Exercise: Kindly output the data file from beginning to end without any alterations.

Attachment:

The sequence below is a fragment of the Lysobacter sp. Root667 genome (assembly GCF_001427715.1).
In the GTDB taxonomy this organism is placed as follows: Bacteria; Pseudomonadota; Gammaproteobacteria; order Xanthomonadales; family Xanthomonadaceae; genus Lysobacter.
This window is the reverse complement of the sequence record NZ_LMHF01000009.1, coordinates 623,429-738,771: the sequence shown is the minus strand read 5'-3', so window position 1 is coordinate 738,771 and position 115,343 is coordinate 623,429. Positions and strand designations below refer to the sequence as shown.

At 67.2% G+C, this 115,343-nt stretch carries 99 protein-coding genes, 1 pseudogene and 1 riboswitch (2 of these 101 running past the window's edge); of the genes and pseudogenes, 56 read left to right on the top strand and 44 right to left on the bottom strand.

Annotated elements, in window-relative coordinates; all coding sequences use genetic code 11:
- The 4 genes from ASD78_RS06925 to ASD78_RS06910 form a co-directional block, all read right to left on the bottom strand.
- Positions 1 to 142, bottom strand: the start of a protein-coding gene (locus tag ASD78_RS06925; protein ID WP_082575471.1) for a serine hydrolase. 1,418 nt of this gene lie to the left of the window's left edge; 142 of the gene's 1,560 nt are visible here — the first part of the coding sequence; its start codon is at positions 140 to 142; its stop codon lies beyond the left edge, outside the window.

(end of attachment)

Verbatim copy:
The sequence below is a fragment of the Lysobacter sp. Root667 genome (assembly GCF_001427715.1).
In the GTDB taxonomy this organism is placed as follows: Bacteria; Pseudomonadota; Gammaproteobacteria; order Xanthomonadales; family Xanthomonadaceae; genus Lysobacter.
This window is the reverse complement of the sequence record NZ_LMHF01000009.1, coordinates 623,429-738,771: the sequence shown is the minus strand read 5'-3', so window position 1 is coordinate 738,771 and position 115,343 is coordinate 623,429. Positions and strand designations below refer to the sequence as shown.

At 67.2% G+C, this 115,343-nt stretch carries 99 protein-coding genes, 1 pseudogene and 1 riboswitch (2 of these 101 running past the window's edge); of the genes and pseudogenes, 56 read left to right on the top strand and 44 right to left on the bottom strand.

Annotated elements, in window-relative coordinates; all coding sequences use genetic code 11:
- The 4 genes from ASD78_RS06925 to ASD78_RS06910 form a co-directional block, all read right to left on the bottom strand.
- Positions 1 to 142, bottom strand: the start of a protein-coding gene (locus tag ASD78_RS06925; protein ID WP_082575471.1) for a serine hydrolase. 1,418 nt of this gene lie to the left of the window's left edge; 142 of the gene's 1,560 nt are visible here — the first part of the coding sequence; its start codon is at positions 140 to 142; its stop codon lies beyond the left edge, outside the window.